Clarence Floyd Filkins

Male 1907 - 1925  (18 years)

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  • Name Clarence Floyd Filkins 
    Born 1907 
    Gender Male 
    Died 9 Jul 1925 
    Person ID I32940  Stewartsnydotcom
    Last Modified 14 Oct 2019 

    Father Ancestors Charles Briggs Filkins,   b. 1 Feb 1866,   d. 31 Mar 1938  (Age 72 years) 
    Relationship natural 
    Mother Annette A. Nettie Robbins,   b. 17 Feb 1868,   d. 23 Mar 1927  (Age 59 years) 
    Relationship natural 
    • Newspaper Article - Thursday, July 11, 1889 Pulaski Democrat - Pulaski, New York - Our Man About Town - The marriage of Charles Filkins of Pulaski, New York, to Nettie Robbins, of Boylston, New York, was a very pleasant event. After the ceremony was performed by Rev. Bramley, the party retired to Armstrong's restaurant where a bountiful repast was enjoyed.
    Family ID F12219  Group Sheet  |  Family Chart

  • Notes 
    • Clarence Floyd Filkins - 1907 - July 9, 1925. Son of Charles Briggs and Annette A. "Nettie" Robbins Filkins.

      Newspaper Obituary - Friday Morning, July 10, 1925 Utica Daily Press - Utica, New York - Two Fliers Burn To Death In Plane Wreck Near Syracuse - Syracuse, July 9 - (AP) - George O. Ceratt of Syracuse, and Clarence Floyd Filkins of Belle Isle, were burned to death tonight when the airplane piloted by Ceratt, with Filkins as his passenger, burst into flames and went into a nose dive in an oat field near Amboy. Howard Hawley and John A. Krans had stopped their automobile to watch the aircraft and saw it plunge. They rushed to the scene and found both men dead beside the burning ruins. They attached a chain to the airplane and used their automobile to draw it [lines missing] to direst the airplane toward a grove of trees in an apparent effort to effect a landing in an oat field when it burst into flames and crashed. The plane was flying at an altitude of between 200 and 300 feet at the time, according to spectators.

      Newspaper Obituary - Saturday Evening, July 11, 1925 Rome Sentinel - Rome, New York - Plane Tragedy to Bring City Statute to Regulate Flying - Syracuse, July 11 - George O. Ceratt, 30, owner of the Empire Garage, 201 South State Street, who with Clarence F. Filkins, 18, of Mexico, was killed when the airplane in which they were riding fell Thursday evening on the McNeil farm, Belle Isle-Amboy road will be buried at 2 o'clock Monday afternoon in Myrtle Hill Cemetery from the undertaking rooms of P. J. Cody, 118 South Wilbur avenue. He is survived by his parents, Mr. and Mrs. Henry W. Ceratt, Warners; a brother, Harry C. Ceratt, Syracuse, and a sister, Mrs. Melvin M. Burtis, 119 Hawley avenue. The body of Clarence Filkins was sent to Pulaski yesterday where funeral services under direction of undertaker Foster will be held. Filkins was taking his first trip in an airplane when the fatal accident occurred, although Ceratt had escaped serious injury when his plane had fallen twice before, once August 10, 1924, when a hydroplane he was piloting fell into Onondaga Lake, and again August 20. The young passenger victim was the son of Mr. and Mrs. Charles Fillcins, Mexico. Besides his parents, he is survived by four brothers, Leon Filkins with whom he lived, Newton, Bert and Harold Filkins and two sisters, Miss Risona Filkins, Mexico, and Mrs. Bessie Barto, Lake George. Citing the young aviator's accident as a case in point, Commissioner James B. Spencer, Department of Public Safety, yesterday deplored the lack of a city ordinance endowing the department with power to regulate airplane traffic. He declared that he would petition the Common Council to enact the necessary legislation at the next meeting. Complaints from taxpayers who ask that action be taken to prohibit low-flying, endangering lives and property of residents, and several accidents in which planes flying so low as to be unable to volplane to earth in case of motor trouble, are said to be the cause of his action.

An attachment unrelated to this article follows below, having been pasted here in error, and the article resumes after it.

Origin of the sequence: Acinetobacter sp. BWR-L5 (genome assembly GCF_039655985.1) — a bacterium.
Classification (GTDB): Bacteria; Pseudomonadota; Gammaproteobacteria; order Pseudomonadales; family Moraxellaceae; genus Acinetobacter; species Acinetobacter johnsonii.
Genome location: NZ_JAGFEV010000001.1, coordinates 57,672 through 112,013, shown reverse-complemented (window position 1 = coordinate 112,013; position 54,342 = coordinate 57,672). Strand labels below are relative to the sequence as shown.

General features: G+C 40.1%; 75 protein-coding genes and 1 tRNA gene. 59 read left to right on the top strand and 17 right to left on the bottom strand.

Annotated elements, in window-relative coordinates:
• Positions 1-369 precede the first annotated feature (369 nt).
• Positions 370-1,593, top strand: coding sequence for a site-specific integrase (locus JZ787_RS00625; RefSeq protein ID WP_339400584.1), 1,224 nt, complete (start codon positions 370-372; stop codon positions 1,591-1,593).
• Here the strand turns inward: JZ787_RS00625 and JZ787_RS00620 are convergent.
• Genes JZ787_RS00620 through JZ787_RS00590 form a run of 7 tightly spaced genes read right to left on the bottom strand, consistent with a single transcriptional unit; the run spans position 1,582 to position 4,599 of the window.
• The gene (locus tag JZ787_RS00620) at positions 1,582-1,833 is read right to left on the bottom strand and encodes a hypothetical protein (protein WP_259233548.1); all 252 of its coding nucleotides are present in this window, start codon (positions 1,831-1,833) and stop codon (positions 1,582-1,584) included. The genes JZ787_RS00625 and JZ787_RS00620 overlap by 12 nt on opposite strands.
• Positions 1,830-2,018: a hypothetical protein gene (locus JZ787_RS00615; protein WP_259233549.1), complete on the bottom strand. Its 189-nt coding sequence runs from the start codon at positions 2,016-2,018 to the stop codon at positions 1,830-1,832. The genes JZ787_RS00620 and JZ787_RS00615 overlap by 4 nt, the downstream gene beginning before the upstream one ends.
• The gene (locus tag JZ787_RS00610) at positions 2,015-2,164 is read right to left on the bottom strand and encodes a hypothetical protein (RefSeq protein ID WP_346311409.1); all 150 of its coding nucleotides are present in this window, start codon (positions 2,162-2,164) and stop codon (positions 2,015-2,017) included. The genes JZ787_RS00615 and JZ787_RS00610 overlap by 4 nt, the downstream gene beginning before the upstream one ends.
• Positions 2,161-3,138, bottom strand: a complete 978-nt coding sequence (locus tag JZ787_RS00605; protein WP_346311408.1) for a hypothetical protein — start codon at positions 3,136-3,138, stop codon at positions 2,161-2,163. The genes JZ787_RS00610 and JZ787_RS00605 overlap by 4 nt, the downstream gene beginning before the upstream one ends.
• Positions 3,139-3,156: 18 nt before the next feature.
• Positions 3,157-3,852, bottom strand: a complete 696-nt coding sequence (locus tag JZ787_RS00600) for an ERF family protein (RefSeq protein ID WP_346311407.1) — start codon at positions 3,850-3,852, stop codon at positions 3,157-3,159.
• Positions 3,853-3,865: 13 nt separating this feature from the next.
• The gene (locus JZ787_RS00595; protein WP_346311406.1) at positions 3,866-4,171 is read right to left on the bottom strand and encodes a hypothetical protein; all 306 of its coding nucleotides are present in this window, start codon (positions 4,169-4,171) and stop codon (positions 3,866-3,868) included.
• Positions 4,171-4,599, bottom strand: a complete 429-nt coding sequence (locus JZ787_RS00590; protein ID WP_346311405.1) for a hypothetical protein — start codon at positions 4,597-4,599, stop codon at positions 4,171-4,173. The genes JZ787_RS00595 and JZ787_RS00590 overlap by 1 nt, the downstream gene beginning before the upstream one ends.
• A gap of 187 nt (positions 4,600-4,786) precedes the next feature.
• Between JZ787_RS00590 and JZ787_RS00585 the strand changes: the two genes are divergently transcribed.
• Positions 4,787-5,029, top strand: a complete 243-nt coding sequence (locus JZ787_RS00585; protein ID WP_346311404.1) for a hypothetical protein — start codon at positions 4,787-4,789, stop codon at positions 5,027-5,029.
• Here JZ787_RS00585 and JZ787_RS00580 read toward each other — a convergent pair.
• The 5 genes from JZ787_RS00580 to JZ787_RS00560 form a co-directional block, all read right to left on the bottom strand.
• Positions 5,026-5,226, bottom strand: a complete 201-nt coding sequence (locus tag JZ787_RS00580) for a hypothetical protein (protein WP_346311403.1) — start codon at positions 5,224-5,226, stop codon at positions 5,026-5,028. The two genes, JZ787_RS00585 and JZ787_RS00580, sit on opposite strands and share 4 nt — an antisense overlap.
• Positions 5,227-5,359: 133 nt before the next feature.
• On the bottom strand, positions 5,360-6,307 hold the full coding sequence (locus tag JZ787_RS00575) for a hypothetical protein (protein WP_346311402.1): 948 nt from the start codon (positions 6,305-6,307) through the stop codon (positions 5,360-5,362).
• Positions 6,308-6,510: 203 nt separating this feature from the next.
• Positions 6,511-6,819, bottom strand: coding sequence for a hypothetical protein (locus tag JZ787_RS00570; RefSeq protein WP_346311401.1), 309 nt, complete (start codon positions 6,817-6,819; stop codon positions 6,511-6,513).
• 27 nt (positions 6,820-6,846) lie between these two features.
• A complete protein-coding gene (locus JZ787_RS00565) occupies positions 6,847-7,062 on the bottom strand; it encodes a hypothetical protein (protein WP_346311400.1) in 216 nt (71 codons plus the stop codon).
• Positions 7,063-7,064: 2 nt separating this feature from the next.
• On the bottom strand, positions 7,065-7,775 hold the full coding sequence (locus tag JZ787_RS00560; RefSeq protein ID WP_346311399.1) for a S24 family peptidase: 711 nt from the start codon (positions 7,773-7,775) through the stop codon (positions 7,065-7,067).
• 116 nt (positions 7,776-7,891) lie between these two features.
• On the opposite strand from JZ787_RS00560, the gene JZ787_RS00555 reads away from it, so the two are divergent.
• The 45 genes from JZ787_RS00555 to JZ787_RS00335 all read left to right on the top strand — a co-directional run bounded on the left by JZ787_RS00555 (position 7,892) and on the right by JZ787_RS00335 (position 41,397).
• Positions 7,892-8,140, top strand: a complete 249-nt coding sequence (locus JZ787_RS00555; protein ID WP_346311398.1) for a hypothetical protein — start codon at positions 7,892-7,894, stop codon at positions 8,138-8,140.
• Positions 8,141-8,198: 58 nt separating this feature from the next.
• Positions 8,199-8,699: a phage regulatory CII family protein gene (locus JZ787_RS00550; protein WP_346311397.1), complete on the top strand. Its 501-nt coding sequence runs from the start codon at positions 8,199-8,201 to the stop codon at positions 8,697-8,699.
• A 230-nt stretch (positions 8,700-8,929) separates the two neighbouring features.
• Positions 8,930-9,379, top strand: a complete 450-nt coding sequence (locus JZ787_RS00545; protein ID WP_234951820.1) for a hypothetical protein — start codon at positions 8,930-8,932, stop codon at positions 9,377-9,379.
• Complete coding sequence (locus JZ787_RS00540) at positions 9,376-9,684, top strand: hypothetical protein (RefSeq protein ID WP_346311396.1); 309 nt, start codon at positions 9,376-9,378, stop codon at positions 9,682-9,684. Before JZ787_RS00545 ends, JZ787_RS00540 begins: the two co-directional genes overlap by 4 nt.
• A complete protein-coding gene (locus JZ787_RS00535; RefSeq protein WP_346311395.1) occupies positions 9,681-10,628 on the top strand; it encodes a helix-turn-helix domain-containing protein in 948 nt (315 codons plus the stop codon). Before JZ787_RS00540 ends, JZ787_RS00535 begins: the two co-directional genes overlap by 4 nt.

Newspaper Obituary - Wednesday, July 15, 1925 Pulaski Democrat - Pulaski, New York - Two Boys Lose Their Lives; Airplane Falls And Burns ¬Last Thursday night, George O. Ceratt, of Syracuse and Clarence Filkins, of Mexico, lost their lives when an airplane being managed by Ceratt, an amateur flyer, fell and took fire. The engine died and the plane shot down, near Amboy-Belle Isle Road, near Syracuse, and took fire, burning the boys to death. Young Filkins was a son of Mr. and Mrs. Charles Filkins of Mexico. He has four brothers and two sisters, Leon Filkins, who owns a farm at Belle Isle; Newton Filkins, who works on the James Male farm, West Genesee turnpike; Bert, Harold and Rosina Filkins of Mexico, and Mrs. Bessie Barto of Lake George; son older and some younger than the victim of the air. Newton Filkins was notified of his brother's death, and reached the field within an hour after the accident "It was my brother's first flight," he said. "Everybody around here calls him Jake, but his right name was Clarence. We knew he was talking about going up, and we tried to talk him out of it, but he didn't listen. He drove over tonight, and there he lies." Funeral services were held Sunday afternoon, at Mexico, burial in Riverside cemetery. The unfortunate boy was nephew of Eugene Filkins of this village, also relative of several other Pulaski people.